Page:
In praise of history teachers
I learned more about the nature of the discipline of history during my PGCE and year as a Newly Qualified Teacher than I have in all of the rest of my academic study combined. It might be that I’m a poor academic historian, but rather I think it says something about the immense value of the PGCE course I undertook, and the incredible work that many history teachers across the country do every day in striving to keep our discipline alive.
Unfortunately, however, the reflective approach which characterises PGCE training is under threat. Cuts to allocations of places for university-led teacher training in favour of more “on the job”-based training programmes has resulted in even Ofsted-rated “Outstanding” university-led courses having to drastically cut their provision. It might sound sensible to base teacher training at schools – after all, that’s where they’ll have to work. But, for historians at least, the idea is not as good as it sounds.
There is nothing like knowing that the entirety of a child’s compulsory historical education at secondary level has to be crushed into two years, with only 1-2 hours of teaching per week, to make you consider what you really want pupils to get out of their historical education from a young age. Knowledge is incredibly important; history is nothing without the facts. But history is infinitely large, and you can never teach everything (as debates about the history curriculum make all too clear). What you can do is teach pupils to ask historically minded questions that enable them to unpick the past for themselves.
My university-led (but with plenty of in-school experience) PGCE course taught me the importance of ensuring that key concepts of history – causation, change, historical significance, historical interpretation, similarity and difference – were at the heart of pupils’ learning. Lessons based around trying to get to the heart of an enquiry question made pupils need, and sometimes even savour, the knowledge they were gathering. I saw the immense value of this approach in the many fantastic lessons I observed colleagues teach, and in my own (much-cherished) moments of teaching triumph. Focusing on the conceptual basis of good historical thinking allows teachers to work out how to help pupils to understand the nature of history for themselves, and, eventually, build the skills to ask and answer historically minded questions of their own. This is an approach built on the careful reflections and debates of many generations of history teachers dedicated to maintaining and advancing their discipline.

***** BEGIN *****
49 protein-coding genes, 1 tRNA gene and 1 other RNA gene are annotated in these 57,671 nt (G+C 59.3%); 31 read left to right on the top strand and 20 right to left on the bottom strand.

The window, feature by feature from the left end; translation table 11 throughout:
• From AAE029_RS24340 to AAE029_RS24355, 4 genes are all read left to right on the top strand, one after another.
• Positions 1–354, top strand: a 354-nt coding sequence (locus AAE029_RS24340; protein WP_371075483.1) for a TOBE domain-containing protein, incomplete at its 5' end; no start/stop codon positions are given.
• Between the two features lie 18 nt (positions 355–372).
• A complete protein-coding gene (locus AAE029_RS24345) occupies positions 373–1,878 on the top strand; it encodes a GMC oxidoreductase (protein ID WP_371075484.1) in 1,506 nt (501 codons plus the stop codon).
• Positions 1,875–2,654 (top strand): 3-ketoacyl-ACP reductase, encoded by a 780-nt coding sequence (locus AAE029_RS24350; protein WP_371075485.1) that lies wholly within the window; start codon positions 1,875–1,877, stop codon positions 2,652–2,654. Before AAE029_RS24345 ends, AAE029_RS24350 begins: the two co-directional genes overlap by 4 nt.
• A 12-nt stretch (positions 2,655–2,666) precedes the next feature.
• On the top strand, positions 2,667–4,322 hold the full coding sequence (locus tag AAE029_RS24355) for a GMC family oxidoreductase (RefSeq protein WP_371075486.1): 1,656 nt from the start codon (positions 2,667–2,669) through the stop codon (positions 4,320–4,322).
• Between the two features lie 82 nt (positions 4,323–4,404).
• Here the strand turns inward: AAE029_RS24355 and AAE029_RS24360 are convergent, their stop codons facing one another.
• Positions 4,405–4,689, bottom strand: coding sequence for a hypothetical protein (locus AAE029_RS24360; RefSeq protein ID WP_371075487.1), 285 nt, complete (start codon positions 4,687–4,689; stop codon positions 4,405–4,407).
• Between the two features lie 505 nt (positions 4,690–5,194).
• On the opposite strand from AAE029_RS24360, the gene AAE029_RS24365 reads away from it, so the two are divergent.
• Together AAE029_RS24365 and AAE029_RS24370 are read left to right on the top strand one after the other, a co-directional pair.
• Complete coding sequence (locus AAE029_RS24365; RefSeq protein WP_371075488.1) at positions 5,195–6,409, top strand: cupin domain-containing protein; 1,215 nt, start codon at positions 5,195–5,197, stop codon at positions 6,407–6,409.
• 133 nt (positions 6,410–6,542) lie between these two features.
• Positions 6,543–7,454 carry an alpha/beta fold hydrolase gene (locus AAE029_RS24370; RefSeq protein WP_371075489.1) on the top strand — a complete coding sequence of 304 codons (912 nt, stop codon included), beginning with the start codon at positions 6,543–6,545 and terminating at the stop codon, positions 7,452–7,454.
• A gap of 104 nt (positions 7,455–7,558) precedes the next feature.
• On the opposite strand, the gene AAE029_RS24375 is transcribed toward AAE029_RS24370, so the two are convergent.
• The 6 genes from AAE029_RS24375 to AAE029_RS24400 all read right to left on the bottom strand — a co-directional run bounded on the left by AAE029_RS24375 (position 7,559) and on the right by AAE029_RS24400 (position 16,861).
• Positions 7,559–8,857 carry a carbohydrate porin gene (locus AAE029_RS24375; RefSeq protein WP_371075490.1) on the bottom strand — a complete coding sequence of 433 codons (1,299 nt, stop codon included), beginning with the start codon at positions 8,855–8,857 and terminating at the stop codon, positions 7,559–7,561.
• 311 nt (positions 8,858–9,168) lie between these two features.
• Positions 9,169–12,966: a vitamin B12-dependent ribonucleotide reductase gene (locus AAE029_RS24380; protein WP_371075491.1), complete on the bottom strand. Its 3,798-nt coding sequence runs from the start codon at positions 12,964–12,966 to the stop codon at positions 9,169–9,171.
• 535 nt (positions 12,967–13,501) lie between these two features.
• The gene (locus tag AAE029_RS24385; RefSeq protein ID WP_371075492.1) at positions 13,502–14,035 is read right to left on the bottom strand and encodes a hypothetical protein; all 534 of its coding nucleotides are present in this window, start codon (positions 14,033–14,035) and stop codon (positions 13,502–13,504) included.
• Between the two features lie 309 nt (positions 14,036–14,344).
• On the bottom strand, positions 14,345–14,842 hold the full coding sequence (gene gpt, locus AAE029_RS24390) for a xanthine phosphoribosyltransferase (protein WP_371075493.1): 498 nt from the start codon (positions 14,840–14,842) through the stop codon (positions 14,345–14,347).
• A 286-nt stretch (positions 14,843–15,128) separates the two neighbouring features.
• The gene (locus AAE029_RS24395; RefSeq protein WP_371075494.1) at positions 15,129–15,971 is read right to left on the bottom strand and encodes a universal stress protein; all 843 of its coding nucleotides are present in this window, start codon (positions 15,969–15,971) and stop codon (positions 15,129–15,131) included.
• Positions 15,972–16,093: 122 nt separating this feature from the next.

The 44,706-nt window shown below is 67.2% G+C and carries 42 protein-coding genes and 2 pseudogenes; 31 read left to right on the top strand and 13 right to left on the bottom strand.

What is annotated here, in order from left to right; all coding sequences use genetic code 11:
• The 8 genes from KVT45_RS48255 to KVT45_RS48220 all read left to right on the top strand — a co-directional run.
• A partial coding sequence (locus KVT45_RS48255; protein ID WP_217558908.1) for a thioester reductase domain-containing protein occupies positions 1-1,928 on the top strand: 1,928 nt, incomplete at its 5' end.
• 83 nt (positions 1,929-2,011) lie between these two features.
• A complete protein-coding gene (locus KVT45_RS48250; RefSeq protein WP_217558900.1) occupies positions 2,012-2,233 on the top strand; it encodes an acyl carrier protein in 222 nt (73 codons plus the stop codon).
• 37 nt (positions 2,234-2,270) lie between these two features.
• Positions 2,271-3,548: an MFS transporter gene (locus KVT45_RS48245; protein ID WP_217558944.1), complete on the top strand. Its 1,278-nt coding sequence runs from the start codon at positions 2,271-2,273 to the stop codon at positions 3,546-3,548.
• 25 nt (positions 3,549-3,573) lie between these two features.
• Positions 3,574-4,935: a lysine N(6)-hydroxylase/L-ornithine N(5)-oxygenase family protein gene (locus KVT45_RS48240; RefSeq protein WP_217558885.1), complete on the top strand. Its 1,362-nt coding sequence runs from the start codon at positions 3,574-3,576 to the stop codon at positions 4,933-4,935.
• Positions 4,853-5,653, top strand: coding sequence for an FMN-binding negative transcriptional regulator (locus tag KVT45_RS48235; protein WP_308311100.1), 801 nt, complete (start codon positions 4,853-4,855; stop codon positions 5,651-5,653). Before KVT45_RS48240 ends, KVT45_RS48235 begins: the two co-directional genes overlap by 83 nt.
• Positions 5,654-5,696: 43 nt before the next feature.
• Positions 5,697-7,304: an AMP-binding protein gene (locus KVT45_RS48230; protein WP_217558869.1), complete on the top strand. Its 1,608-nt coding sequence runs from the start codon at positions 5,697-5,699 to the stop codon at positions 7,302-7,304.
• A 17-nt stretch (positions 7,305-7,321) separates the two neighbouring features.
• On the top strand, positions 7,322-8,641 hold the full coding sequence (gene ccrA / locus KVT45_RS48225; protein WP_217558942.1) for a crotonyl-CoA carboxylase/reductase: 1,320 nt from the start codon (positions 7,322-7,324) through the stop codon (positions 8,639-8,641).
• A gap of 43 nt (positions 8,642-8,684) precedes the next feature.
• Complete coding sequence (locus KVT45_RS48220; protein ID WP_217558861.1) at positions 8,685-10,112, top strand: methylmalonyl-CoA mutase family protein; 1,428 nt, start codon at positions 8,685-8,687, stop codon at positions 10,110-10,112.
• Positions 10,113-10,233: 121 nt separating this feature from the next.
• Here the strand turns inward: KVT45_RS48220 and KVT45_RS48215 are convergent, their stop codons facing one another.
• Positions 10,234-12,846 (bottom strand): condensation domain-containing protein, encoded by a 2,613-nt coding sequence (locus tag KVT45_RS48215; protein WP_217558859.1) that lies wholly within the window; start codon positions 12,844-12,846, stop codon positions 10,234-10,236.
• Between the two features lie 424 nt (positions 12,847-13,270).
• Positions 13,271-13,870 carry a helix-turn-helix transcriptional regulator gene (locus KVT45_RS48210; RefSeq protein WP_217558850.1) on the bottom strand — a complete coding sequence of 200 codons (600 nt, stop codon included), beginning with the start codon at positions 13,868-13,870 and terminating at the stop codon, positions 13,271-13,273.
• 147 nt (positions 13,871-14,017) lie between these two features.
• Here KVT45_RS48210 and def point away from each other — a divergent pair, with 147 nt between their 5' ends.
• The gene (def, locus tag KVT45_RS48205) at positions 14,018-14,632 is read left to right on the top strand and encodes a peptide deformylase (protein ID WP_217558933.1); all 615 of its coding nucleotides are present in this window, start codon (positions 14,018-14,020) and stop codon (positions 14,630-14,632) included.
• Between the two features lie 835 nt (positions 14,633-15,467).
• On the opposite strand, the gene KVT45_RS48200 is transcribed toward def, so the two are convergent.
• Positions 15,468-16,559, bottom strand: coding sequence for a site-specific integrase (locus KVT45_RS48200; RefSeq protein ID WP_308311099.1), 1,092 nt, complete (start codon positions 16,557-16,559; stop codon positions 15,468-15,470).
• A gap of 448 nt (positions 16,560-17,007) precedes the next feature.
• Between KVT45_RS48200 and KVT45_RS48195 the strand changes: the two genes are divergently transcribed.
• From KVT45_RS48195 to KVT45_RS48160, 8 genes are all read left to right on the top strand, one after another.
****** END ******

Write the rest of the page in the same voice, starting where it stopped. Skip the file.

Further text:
There are many arguments to be made for the advantages of historical thinking for the majority of children who will not go on to become historians. Quite apart from its merits in helping us understand our own culture and that of others, historical knowledge and thinking is valuable to a range of trades and professions from lawyers and teachers, to politicians and economists. But less often is praise given for the value of secondary school teaching for the historical discipline itself. In fact, research into the perceptions of teachers of undergraduates about the level of history education at secondary school has painted a very gloomy view. It further suggested that students were arriving at university with fundamental misconceptions about what history actually is. This, combined with the suggestion that students arrive at university ‘unable to write essays’, implies that even if history teachers are preparing pupils in some sense for the world, they are certainly not having much success in preparing them to be historians.
Yet, anecdotal as my evidence is, this was not my experience. Even the best of students at A-level will have had to juggle history alongside at least two other subjects, so it is unsurprising that they lack the concentrated conceptual depth that might be hoped of at degree-level. And yes, the need to pass exams may well have led to some fairly dull approaches to essays. But in many cases an initial tendency towards formulaic exam-focused writing among students may be a misleading indicator of their level of historical understanding. The teachers I know and worked with put the very essence of the historical discipline at the heart of how they teach it, with the result that even younger pupils showed advanced disciplinary thinking, often in highly creative ways. If this ability becomes somewhat buried behind a sharply-refined exam technique by the time students arrive at university, it shouldn’t be too hard to dig out. It’s been drilled into them for seven years.
The best secondary school history teachers are constantly developing and reflecting on their practice in the classroom through engaging in a thriving community of history teachers ever keen to sharpen the conceptual underpinnings of what and how they teach. Many of them do so off the back of the time for reflection and deep thinking that university-led PGCE programmes gave them, and they continue to nurture this practice through mentoring new teachers going through similar programmes themselves. If we are interested in undergraduates arriving at university with a strong disciplinary understanding that will provide a firm launching-pad for their undergraduate careers, we should encourage teacher-training programmes that allow teachers sufficient time and space to reflect on how they can facilitate this. We should cling on to the contact between history teachers and the academy that university-led teacher training represents. Without school history teachers our discipline has no future. It is more important than ever to acknowledge what they do.
Image: Child in Kentucky School, 1946. Russell Lee [Public domain], via Wikimedia Commons: https://upload.wikimedia.org/wikipedia/commons/e/ea/Coal_miner%27s_child_in_grade_school._Lejunior%2C_Harlan_County%2C_Kentucky._-_NARA_-_541367.jpg